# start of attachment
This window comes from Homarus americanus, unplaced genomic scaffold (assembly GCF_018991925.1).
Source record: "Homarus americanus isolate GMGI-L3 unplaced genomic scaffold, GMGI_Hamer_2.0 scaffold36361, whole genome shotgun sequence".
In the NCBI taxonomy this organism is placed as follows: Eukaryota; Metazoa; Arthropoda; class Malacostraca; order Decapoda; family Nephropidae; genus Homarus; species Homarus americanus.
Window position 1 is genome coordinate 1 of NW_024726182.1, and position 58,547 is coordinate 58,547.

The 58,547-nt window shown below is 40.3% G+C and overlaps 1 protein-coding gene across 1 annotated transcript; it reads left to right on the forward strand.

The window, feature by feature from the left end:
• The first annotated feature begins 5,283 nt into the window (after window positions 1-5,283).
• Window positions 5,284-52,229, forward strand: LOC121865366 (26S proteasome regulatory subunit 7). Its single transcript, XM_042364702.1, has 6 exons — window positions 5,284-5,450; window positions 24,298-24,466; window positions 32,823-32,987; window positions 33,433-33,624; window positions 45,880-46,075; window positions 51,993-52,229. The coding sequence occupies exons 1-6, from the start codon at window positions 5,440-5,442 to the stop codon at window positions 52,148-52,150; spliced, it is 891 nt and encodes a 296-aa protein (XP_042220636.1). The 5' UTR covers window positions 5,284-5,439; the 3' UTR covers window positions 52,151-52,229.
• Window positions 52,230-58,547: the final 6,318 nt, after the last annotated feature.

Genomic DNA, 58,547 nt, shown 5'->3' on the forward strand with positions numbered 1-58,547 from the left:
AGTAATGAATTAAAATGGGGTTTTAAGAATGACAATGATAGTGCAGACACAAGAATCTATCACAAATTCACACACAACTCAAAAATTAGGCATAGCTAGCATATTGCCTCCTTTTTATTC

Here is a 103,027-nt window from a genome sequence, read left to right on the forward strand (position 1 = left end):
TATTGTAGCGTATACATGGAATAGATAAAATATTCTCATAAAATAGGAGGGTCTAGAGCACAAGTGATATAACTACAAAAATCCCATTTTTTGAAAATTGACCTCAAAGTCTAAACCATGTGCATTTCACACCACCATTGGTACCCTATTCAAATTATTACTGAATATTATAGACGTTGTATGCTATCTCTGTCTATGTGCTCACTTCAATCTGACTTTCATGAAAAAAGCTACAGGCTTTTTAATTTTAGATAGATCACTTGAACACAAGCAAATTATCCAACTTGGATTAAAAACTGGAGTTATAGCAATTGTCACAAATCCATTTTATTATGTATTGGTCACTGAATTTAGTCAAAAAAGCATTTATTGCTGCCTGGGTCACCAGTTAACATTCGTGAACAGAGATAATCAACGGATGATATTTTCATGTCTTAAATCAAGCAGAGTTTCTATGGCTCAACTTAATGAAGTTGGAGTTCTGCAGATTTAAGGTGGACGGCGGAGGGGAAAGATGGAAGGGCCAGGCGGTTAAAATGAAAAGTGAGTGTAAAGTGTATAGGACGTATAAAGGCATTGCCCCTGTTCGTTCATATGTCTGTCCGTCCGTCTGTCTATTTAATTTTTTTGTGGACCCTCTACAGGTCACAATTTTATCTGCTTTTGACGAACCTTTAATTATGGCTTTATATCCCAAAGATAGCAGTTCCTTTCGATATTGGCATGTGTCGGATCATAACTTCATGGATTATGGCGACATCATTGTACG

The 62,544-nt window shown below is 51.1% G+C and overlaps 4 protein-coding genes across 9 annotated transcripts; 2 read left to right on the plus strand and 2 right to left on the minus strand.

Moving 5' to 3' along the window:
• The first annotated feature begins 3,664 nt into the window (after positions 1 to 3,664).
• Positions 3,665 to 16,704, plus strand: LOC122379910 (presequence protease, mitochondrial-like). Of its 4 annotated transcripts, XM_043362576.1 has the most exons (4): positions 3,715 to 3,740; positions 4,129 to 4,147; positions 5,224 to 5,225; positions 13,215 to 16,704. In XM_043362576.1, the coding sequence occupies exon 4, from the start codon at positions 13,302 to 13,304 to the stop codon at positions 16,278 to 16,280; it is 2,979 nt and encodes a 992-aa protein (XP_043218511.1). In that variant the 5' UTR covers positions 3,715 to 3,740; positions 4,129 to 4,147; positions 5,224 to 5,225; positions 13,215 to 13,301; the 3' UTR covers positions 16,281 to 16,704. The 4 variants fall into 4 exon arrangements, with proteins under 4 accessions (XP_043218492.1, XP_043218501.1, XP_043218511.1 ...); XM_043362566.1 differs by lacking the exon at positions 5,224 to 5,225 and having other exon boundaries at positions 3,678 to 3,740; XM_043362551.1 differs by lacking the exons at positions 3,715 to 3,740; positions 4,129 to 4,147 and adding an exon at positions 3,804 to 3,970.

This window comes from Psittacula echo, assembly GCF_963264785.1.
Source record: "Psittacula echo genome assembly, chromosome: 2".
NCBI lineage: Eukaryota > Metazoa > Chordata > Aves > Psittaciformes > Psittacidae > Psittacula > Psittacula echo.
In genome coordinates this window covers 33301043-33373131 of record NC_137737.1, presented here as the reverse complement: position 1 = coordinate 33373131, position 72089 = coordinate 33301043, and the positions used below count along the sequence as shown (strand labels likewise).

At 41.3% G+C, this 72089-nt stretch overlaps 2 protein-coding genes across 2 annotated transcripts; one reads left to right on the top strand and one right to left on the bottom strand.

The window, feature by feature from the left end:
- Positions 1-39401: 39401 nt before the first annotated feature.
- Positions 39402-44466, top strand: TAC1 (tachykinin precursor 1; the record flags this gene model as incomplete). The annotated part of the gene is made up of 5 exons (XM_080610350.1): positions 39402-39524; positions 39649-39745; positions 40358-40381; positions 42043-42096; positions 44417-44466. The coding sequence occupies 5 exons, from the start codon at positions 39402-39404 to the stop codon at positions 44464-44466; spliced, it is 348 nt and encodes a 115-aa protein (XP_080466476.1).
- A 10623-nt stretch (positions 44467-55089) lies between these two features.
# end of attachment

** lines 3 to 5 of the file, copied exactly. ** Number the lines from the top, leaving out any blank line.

In the NCBI taxonomy this organism is placed as follows: Eukaryota; Metazoa; Arthropoda; class Malacostraca; order Decapoda; family Nephropidae; genus Homarus; species Homarus americanus.
Window position 1 is genome coordinate 1 of NW_024726182.1, and position 58,547 is coordinate 58,547.

The 58,547-nt window shown below is 40.3% G+C and overlaps 1 protein-coding gene across 1 annotated transcript; it reads left to right on the forward strand.